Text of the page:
Rethink Health Care: Yuehwern Yih

Rethink Health Care: Yuehwern Yih

Taking a systems approach to improve health care

Yuehwern Yih is convinced industrial engineering can help improve health care, both here and around the world.

Tremendous change over the past several years has left the healthcare industry struggling and without a real system, says Yih, a professor in Purdue’s School of Industrial Engineering and director of Smart Systems and Operations Laboratory.

“The system used to be a family doctor treated an entire family. Now, we have many specialties,” she says. “There is no common rule on how to communicate. The community has expanded and there is no real system now.” She uses hospitals as an example of that.

“No one who works in a hospital can tell me how a hospital operates,” she says. “People know what they do, but they don’t know what other people do. People do the best they can, but they’re in a system that’s not designed to be a system. The system wasn’t designed at the beginning. Often they have to work around the system to make it work.”

That’s how industrial engineering can help.

The discipline “can improve performance based on the limits of resources a system has, such as time, space, equipment, personnel, and money,” Yih says. “We take what we have and improve the entire system in a holistic approach.

“We need to design a system that can catch human error before it impacts the patient because human error is impossible to eliminate. In industrial engineering, human error is considered in the system design. That’s why I say health care has no system because it relies on being perfect. There’s nothing designed to catch human error.”

Industrial engineering also examines everything in a system, Yih says.

“We study all the elements and understand how one thing can interact with others and affect the entire system,” she says. “All entities in the health-care system have different resources and different operations. But those groups are trying to achieve the same thing.

“Safe, high-quality, accessible care that is affordable is the ultimate goal of the health-care system. We’re taking one step at a time and hope to get there.”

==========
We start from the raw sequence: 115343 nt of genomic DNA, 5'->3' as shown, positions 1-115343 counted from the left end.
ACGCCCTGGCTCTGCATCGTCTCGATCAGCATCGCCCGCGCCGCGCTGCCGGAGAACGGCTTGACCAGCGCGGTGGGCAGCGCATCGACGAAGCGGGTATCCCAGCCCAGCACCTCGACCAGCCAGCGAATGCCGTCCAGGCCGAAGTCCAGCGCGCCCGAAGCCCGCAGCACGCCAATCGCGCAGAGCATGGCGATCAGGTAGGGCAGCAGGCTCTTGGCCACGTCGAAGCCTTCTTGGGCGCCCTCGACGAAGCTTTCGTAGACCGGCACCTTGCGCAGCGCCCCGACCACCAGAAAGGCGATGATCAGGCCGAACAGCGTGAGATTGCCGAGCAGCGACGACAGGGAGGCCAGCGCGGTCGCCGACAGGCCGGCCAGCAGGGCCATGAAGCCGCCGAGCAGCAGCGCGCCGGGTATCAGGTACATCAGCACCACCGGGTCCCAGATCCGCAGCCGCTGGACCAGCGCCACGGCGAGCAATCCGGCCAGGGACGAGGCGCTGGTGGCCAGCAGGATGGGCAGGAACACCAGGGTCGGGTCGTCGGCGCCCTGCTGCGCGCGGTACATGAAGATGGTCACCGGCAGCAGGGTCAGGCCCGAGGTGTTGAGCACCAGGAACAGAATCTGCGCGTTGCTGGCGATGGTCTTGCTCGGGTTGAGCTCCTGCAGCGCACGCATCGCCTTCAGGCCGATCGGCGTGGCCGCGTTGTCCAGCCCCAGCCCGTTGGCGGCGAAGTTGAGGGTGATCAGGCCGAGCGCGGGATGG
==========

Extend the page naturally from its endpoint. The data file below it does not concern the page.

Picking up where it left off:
Yih already has quite a bit of experience working in the healthcare field. She and several graduate students helped build a nutritional supply chain for HIV patients in Kenya that utilizes industrial engineering principles.

Her newest endeavor is working with Mayo Clinic to improve care for patients with chronic diseases, an increasingly important healthcare issue across the country.

“Chronic care is one of the biggest expenses health care is experiencing now,” Yih says. “For instance, people with diabetes can’t produce enough insulin. They have to be on medication for a lifetime, and they need to manage their diseases to prevent complications. They may develop other diseases and can’t recover quickly because of the diabetes.”

Yih says one of the goals is to use industrial engineering principles to design a process to help remotely monitor the patient’s condition, alert nurses and physicians when the patient is off track and intervene as needed.

“In managing diabetes, taking medication alone may not be sufficient and it requires lifestyle changes,” she says. “The lifestyle changes cannot be sustained without the engagement of patients and the support of their families, friends and social circles.”

“Depending on the patient’s preference and background, we need to customize the technologies to design an effective delivery process for individual patients.”

After doing manufacturing research for about 20 years and establishing her reputation in the field, Yih became interested in healthcare about 10 years ago when a friend died of cancer.

“When he was in the hospital, every time I visited him his wife would give me a list of errors that the hospital had made,” Yih says. “I looked at this list and thought IE could really help this situation. I also thought, ‘This really needs to change.”

“Industrial engineering can be applied to something as small as a clinical laboratory or a small doctor’s office, to as big as the entire healthcare delivery system.”